I’ve already been on record as saying I do not believe that Zach Hyman will leave Toronto or the Maple Leafs. I say that for two reasons. First, I don’t believe he’s motivated by money nearly to the extent that most hockey writers believe he is. Second, I believe he’s settled in Toronto; and, by that, I mean he’s deeply settled.
That’s where his home is. That’s where his family is. That’s where his wife’s family lives. That’s where his roots are. That’s where his religious community is. And, in that Jewish community, my sources tell me, he’s a mensch. He’s hugely important to the community, and he wears that importance.
Money Can Be a Confounding Variable
Other than covering the Maple Leafs as a hockey writer, in my other life I’m an academic who teaches research. In academic research, specifically statistics, a confounding variable is one that influences both the dependent variable and independent variable (that’s basically everything being researched). Confounding variables cause spurious (false, fake, inauthentic, strange) correlations. In simple English, they mess things up and make it tough to figure out what’s likely to happen.
When applied to Hyman’s situation, it simply makes it too difficult to figure things out.
Hyman Will Be Valued Around the NHL
All this means is that things aren’t always cut and dry when money comes into play. The rumors are that Hyman will be offered somewhere in the range of $6 million for six years from some NHL team. He’s that highly valued.
The simple truth is that the Maple Leafs can’t offer him that much money on a contract. The team is too tightly pressed against the upper levels of a continuing flat salary cap. What they probably can offer is about $4.5 million to $5 million per season on a similar six-year contract. The difference would be almost $8 million. Most hockey writers believe that’s too much money for Hyman to leave on the table at his age. In addition, his last contract already included a hometown discount.
It’s Moving into Fish or Cut Bait Decision Time
Unless an agreement has been made behind closed doors but not yet made public, it might come down to a difficult decision for Hyman. Certainly, he’s thinking about it. Certainly, the Maple Leafs are, too. Does he take an extra $8 million, or does he stay home in Toronto?
As NHL insider Elliot Friedman suggested in interview on Lead Off today, he simply doesn’t see how Hyman could stay in Toronto. In fact, he believes the two sides are preparing for the possibility that a contract will not work out. That said, Friedman admitted that he’s been wrong before.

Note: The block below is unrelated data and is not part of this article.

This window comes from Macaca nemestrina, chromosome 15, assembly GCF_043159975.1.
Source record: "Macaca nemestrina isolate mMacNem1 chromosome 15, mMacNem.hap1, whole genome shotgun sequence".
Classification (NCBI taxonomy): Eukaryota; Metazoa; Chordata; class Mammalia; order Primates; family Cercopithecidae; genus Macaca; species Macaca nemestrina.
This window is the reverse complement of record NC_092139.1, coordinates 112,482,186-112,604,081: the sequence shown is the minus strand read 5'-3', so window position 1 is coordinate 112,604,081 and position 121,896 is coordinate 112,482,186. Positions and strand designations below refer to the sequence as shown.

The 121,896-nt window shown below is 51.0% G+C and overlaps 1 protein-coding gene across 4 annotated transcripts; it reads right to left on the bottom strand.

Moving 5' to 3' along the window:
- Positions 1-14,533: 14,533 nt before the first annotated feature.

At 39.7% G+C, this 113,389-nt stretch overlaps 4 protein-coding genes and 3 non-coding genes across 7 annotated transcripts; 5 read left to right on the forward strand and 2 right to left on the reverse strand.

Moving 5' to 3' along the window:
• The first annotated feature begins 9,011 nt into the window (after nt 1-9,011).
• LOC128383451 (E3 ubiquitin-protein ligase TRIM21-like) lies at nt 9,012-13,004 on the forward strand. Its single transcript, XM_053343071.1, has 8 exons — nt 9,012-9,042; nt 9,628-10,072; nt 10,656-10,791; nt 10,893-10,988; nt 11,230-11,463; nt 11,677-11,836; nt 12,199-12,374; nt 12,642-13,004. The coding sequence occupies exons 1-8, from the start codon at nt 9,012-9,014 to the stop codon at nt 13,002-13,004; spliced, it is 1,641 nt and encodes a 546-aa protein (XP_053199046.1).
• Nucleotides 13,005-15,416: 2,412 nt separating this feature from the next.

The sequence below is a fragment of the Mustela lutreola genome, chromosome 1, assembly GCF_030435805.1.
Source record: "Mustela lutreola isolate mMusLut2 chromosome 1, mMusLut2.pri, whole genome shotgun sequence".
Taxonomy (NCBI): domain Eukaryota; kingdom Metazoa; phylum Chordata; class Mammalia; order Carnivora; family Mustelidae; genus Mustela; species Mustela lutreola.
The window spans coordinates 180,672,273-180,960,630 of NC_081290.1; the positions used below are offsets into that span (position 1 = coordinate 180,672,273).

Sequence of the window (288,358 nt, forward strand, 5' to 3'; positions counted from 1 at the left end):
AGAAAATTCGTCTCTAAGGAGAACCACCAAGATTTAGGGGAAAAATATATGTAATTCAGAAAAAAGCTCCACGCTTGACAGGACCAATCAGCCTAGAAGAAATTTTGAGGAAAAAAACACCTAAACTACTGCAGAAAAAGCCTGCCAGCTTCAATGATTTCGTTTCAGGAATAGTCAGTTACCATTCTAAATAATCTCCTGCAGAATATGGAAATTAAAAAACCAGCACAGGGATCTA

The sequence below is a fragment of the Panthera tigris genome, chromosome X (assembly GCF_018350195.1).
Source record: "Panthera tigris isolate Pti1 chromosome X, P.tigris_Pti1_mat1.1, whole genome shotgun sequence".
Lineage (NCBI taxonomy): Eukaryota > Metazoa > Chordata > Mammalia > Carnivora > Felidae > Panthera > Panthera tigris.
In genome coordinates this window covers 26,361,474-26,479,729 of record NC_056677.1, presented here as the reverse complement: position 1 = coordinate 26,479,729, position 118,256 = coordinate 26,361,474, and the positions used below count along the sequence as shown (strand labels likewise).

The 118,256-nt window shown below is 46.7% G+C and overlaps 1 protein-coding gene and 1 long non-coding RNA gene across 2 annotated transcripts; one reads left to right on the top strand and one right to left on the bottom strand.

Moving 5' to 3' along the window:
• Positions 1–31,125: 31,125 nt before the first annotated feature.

Here’s what Friedman said in his comments about Zach Hyman’s future:
“It is pretty clear to me that this is going to be an enormous challenge to bring him back. This is a year where he is a valued player. There is going to be a lot of interest. I just think it is going to force everybody to make a decision. I never like to say any outcome is certain because we still have time, and you never know what will happen. At the very least, what I can say is that Hyman and the Maple Leafs are preparing for the eventuality that this is not going to work out.
That is where we are today. You never know what can happen. You never know what can change. I have said situations are over before and they haven’t been, making me look like a huge doofus. I refuse to get into that as much as I possibly can. The best thing I can say [today] is that everybody is preparing for the possibility that it might not work out, and what is that going to mean?
I think there is a lot of interest in him.”
Friedman Might Be Right: Or, Friedman Might Be Wrong
I believe Friedman is incorrect. I believe Hyman will stay in Toronto. Similar to Nathan MacKinnon with the Colorado Avalanche who’s taken one team discount to play with this group of players and says he’ll do it again on his next contract, Hyman might be one of those players whose other values might encourage him to take less money to sign with the Maple Leafs.
Still, as I noted before, money is a confounding variable. It’s not always clear what happens when it gets involved.
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